It's no secret that divorce is difficult for little ones. No parents want their kids to face the heartbreak that's inevitable with the breakup of a family. However, it's not all doom and gloom. There can be positive parts of a divorce, and it can even enhance the life of each family member in different ways. Follow these tips to make joint custody as easy as possible for your kids.
Try to Be United with Your Ex as Co-Parents
Divorce doesn't have to lead to a lot of continuous conflicts. In fact, once the pain of the break-up subsides, you may find that you have a better post-divorce relationship with your ex than you did in some parts of the marriage. Talk to your ex about joining together as united co-parents in many aspects of your kids' lives. For example, you may share dinners and special events.
If it's too difficult to see your ex face-to-face, try to work out a way to still present a united front. For example, you may email each other on a daily or weekly basis to update each other on the kids' lives, their schoolwork, their extracurricular activities, and discipline problems you both may have with them.
Try to agree on one method for handling issues so that kids have the consistency no matter which household they're in. For example, you should both put kids in a time-out for breaking a certain rule. Otherwise, it can be confusing if kids get different methods of discipline from house to house. Openly communicating helps alleviate stress on all members of the family.
Think of Ways to Simplify the Custody Exchange
Some children can get anxious about their parents seeing each other during a custody exchange. However, you can make things easier by simplifying the custody exchange so that it's a no-pressure situation for kids. For starters, always be on time. You don't want to be too early because that can mess up the other parent's schedule, but being late is especially frowned upon.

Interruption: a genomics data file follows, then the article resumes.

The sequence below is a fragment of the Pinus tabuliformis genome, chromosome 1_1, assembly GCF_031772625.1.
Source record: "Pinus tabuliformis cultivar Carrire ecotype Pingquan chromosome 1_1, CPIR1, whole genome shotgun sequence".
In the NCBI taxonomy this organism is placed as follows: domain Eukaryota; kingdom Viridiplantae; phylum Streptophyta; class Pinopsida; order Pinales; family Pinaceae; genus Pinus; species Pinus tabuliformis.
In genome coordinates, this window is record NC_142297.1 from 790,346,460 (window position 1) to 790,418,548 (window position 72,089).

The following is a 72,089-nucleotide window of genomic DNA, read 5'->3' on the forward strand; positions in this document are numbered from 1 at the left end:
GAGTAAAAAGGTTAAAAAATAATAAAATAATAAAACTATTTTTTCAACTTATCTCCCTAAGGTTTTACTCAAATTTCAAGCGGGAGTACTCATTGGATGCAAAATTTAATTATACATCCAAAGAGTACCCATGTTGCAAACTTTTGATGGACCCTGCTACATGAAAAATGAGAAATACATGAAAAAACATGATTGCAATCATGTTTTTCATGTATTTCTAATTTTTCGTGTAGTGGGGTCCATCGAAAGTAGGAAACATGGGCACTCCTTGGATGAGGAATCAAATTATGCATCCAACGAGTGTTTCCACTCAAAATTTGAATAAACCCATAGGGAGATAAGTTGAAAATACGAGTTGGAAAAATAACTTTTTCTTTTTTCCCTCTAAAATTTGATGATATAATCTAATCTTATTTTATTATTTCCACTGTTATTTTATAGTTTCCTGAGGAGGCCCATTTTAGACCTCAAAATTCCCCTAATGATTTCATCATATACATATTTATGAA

If your ex doesn't hesitate to cause conflict in front of the kids, suggest an exchange where the two of you aren't face-to-face. For example, your ex may park in front of your house to drop the kids off, yet you won't have to see him or her. Instead, you can be at the door to greet your children. Your ex may simply supervise from the vehicle until your kids enter the home.
Try to put on a happy face when you are reunited with your kids in a custody exchange. Create fun little traditions like asking about their favorite part of the weekend or giving them a small gift like a sticker or pencil top. Likewise, act cheerful even if you're sad when your kids go to your ex's place for a few days. Use cheerful tones and encourage them to have fun.
Be Flexible When Possible
Working around each child's schedule will be a puzzle that you and your ex need to solve together. It's important to be flexible when you can be. Carefully consider what's in the best interests of your children and what's practical for your ex. Mutual kindnesses can increase the sense of goodwill between you two, and your ex may be more agreeable to things you request.
Emotions can run high within the joint custody situation. Try to anticipate that your feelings will get hurt at some point, and you may accidentally hurt your ex's feelings. The important thing is to keep the children at the center of the decisions that are made. You and your ex may dislike each other's choices, but try to accommodate last-minute emergencies and special situations.
Finally, joint custody isn't right for all families, but it can often work well. Whether you want to share custody with your ex or you have to because you're obligated to do so, adopting a positive attitude can help you and your children accept the custody arrangement. Contact James Parrish Coleman, Attorney at Law with any family law questions or concerns you have.